Count Ohio’s Votes: Court Must Reject Ohio Provisional Ballot Rules

NEW YORK–(ENEWSPF)–September 24, 2012.  Ohio election officials must count all provisional ballots cast in the wrong precinct due to poll-worker error, the Brennan Center for Justice argued in an amicus brief submitted Friday.

Voters are entitled to cast a provisional ballot if their name does not appear on the voter registration list in their precinct on Election Day. Those ballots are later counted if the voters’ information is verified. But Ohio law rejects provisional ballots cast in the wrong precinct — even when voters arrive at the right location and are handed the wrong ballot by a poll worker. More than 10,000 wrong-precinct ballots were thrown out in the 2008 election in Ohio.

With complex ballot procedures and voter identification requirements, Ohio has one of the highest provisional ballot rates in the country. Adding to the confusion, most voting precincts are located in polling locations containing more than one precinct, increasing the chance that a voter will be given a ballot for the wrong precinct even if he or she appears at the right polling location.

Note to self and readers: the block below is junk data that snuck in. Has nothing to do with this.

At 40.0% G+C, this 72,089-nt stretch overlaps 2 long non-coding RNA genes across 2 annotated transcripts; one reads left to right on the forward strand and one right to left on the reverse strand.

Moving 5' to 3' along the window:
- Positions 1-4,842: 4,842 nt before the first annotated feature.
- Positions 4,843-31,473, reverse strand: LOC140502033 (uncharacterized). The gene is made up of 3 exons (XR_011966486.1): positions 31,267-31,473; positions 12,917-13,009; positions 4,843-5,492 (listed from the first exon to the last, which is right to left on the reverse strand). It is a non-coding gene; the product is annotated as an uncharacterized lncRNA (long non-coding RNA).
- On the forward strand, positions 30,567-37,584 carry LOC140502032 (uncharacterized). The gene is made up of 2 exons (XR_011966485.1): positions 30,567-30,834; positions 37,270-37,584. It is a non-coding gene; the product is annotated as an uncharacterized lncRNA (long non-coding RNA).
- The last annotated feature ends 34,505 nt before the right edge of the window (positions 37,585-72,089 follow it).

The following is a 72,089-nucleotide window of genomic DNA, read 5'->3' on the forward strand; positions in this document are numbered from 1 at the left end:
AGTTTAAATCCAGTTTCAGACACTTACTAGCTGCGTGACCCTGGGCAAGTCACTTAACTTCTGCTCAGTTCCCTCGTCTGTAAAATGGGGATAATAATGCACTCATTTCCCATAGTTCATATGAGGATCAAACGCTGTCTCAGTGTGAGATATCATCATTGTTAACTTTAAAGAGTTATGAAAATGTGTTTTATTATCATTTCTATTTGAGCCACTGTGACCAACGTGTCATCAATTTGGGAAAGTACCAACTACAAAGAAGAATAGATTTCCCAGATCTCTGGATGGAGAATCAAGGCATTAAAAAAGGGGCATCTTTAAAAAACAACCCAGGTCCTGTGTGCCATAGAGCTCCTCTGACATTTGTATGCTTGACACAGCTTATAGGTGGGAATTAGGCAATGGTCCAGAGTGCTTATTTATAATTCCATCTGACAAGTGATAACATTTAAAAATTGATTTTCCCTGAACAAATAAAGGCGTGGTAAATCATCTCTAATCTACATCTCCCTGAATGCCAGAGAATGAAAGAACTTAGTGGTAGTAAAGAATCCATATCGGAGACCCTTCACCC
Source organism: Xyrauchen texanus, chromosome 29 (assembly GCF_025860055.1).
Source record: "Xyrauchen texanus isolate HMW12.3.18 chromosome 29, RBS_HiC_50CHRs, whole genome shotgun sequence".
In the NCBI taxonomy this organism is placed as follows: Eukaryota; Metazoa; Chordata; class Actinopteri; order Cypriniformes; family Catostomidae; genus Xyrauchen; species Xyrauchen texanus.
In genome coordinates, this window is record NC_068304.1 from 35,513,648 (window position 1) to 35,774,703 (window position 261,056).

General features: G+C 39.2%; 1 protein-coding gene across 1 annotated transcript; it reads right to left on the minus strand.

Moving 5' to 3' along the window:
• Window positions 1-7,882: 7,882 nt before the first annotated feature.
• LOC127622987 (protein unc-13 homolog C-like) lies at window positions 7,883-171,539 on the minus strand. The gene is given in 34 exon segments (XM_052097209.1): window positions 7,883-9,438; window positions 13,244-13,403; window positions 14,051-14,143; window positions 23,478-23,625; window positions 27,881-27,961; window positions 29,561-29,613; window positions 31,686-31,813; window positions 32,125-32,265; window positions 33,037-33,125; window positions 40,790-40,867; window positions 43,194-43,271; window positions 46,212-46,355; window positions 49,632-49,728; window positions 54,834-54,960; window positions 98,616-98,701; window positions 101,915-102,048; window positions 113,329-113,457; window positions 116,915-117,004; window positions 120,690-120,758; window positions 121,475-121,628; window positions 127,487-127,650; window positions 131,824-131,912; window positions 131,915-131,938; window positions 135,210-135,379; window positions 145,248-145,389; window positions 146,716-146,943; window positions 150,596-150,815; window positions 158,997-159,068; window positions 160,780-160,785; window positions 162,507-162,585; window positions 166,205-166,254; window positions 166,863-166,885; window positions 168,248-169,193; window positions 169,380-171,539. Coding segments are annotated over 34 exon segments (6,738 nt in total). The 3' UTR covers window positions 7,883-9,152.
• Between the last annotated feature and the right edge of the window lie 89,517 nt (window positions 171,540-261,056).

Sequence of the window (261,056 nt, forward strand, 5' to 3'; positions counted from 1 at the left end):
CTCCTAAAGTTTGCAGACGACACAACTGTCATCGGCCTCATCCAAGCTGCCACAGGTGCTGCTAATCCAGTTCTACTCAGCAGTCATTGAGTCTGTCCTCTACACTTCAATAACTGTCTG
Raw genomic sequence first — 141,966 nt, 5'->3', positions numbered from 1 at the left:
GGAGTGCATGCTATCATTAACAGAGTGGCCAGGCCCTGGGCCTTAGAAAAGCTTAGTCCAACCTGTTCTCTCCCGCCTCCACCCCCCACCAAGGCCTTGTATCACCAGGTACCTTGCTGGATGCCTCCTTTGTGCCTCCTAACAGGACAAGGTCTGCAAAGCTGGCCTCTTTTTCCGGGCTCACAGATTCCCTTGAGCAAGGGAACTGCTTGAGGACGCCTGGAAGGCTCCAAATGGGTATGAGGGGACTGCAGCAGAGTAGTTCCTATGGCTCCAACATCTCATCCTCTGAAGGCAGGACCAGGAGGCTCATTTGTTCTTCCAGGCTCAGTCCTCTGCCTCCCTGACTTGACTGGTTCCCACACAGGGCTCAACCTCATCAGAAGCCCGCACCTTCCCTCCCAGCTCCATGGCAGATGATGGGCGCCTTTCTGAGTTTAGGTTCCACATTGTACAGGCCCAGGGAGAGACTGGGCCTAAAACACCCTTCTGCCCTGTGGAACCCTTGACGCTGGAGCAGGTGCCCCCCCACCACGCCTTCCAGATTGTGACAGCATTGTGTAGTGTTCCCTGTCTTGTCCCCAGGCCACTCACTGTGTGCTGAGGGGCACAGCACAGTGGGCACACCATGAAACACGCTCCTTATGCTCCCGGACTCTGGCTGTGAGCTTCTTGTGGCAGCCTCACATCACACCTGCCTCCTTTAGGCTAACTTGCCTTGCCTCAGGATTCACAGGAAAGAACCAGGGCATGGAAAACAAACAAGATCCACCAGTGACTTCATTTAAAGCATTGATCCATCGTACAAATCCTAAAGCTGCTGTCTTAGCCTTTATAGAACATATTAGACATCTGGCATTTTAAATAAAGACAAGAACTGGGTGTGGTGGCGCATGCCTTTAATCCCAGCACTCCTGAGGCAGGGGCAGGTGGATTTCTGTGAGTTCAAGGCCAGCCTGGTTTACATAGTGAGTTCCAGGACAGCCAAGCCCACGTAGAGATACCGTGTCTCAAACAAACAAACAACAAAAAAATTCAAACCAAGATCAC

“Our voting system should be free, fair, and accessible to all eligible Americans,” said Vishal Agraharkar, Counsel for the Brennan Center’s Democracy Program. “When citizens take responsibility to go to their polling places and vote, it is wrong to throw out their votes just because of poll worker errors. All Ohioans should have the opportunity to make their voices heard this election.”

“This case is critical to ensure fair ground rules for the election in Ohio and to stave off preventable litigation about the vote count,” added Wendy Weiser, Director of the Democracy Program.

In August, a federal judge issued a preliminary injunction against Ohio’s provisional-ballot-counting rule. The case, SEIU v. Husted, is currently before the Sixth Circuit Court of Appeals.  The Brennan Center — along with Professor Daniel Tokaji of Moritz College of Law, Lawyers’ Committee for Civil Rights, and Arnold & Porter LLP — filed the brief on behalf of the League of Women Voters of Ohio and Common Cause Ohio, urging the appellate court to affirm the preliminary injunction.